Federal Court orders Trivago to pay $44.7 million in penalties for misleading consumers

The federal has ordered hotel comparison platform Trivago to pay $44.7 million in penalties during proceedings brought forward by the ACCC.

In January 2020 the Federal Court found that the Expedia Group platform had had breached the Australian Consumer Law by misleading consumers about hotel room rates on its website and in its television advertising.

An example of the Trivago online display from April 1 2018.

While Trivago had claimed that its website would quickly and easily help users identify the best deal or cheapest rates available for a given hotel, it was actually using an algorithm that placed significant weight on which online hotel booking site paid Trivago the highest cost-per-click fee. Thus, the highlighted rates on the Trivago website often did not highlight the cheapest rates for consumers.

Trivago admitted that between December 2016 and September 2019 it received approximately $58 million in cost-per-click fees from clicks on offers that were not the cheapest available offer for a given hotel, causing consumers to overpay hotel booking sites approximately $38 million for rooms featured in those offers.

“One of the ACCC’s key priorities is to hold online businesses accountable for their representations to consumers and to ensure consumers are fully aware of the way these supposedly free services actually work and what influences the prices they display,” said ACCC chair Gina Cass-Gottlieb.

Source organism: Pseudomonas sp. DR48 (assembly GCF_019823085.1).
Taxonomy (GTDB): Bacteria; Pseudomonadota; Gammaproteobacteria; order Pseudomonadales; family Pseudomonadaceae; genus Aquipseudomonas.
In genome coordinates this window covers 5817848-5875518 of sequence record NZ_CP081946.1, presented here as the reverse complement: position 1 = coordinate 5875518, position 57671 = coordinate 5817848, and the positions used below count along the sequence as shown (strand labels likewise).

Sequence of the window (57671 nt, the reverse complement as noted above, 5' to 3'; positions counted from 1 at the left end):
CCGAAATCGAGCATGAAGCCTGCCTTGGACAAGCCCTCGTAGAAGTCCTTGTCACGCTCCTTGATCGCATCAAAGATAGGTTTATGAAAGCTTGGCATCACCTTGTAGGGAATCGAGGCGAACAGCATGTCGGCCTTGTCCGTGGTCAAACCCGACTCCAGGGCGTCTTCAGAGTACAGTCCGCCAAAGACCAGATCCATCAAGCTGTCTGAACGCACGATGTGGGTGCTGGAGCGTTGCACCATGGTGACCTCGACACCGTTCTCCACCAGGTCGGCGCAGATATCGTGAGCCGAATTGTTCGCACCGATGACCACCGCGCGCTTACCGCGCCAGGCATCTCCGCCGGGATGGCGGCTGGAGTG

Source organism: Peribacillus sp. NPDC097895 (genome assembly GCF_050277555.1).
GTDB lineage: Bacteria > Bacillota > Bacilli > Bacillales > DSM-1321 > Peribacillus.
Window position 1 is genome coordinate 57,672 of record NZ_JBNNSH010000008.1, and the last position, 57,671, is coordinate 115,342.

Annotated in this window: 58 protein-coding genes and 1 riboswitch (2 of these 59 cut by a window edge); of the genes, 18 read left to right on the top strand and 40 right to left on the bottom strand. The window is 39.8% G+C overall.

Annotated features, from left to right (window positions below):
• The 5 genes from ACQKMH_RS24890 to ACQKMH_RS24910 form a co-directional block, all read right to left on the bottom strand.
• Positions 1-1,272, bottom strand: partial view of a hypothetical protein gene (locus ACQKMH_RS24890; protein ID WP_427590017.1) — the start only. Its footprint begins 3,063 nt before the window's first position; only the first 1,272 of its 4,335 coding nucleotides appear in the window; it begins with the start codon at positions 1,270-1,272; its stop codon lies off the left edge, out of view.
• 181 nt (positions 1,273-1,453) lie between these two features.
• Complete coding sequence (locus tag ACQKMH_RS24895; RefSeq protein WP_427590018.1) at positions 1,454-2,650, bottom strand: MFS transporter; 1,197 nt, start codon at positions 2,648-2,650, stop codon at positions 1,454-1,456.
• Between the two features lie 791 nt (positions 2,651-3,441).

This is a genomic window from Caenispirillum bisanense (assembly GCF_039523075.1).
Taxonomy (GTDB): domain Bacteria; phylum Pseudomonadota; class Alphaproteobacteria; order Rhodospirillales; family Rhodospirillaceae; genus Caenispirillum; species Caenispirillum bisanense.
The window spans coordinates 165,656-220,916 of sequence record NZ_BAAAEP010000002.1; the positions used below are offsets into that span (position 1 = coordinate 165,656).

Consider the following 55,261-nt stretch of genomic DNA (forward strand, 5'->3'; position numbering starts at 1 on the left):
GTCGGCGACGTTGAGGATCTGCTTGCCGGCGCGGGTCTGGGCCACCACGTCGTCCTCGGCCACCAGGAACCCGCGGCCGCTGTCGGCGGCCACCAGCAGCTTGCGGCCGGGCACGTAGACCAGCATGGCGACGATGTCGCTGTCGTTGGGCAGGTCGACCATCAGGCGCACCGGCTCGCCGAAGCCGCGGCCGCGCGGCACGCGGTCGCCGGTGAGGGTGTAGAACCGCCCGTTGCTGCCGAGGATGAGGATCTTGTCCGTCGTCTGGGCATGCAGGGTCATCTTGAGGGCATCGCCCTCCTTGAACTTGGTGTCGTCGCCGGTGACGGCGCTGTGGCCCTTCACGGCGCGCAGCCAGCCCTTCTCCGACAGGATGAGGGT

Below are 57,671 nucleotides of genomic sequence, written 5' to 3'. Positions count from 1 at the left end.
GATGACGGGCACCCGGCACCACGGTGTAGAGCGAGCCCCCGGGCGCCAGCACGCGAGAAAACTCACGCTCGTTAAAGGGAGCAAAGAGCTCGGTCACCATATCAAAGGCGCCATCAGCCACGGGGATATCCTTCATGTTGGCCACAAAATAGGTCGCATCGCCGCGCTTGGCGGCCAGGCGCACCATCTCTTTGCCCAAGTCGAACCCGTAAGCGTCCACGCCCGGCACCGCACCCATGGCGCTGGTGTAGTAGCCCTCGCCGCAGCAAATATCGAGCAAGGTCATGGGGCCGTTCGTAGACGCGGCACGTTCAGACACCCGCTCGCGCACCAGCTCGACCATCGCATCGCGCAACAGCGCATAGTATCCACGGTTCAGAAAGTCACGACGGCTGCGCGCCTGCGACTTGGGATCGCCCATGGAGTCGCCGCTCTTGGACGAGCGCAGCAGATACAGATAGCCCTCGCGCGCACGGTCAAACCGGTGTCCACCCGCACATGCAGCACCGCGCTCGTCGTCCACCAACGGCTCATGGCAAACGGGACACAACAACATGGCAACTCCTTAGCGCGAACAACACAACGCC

“The way Trivago displayed its recommendations when consumers were searching for a hotel room, meant consumers were misled into thinking they were getting a great hotel deal when that was not the case.”

“Trivago also mislead consumers by using strike-through prices which gave them the false impression that Trivago’s rates represented a saving when in fact they often compared a standard room with a luxury room at the same hotel,” Cass-Gottlieb added.

“Trivago’s conduct took advantage of consumers’ desire to find the best deal, and the Court’s decision to order such a significant penalty reflects the seriousness of Trviago’s conduct.”

“This penalty sends a strong message not just to Trivago, but to other comparison websites, that they must not mislead consumers when making recommendations,”  Cass-Gottlieb concluded.

The proceedings were first launched by the ACCC in August 2018, during which Trivago admitted to its misleading conduct. In March 2020 Trivago appealed the Federal Court’s ruling, however this was dismissed by the Federal Court in November 2020.



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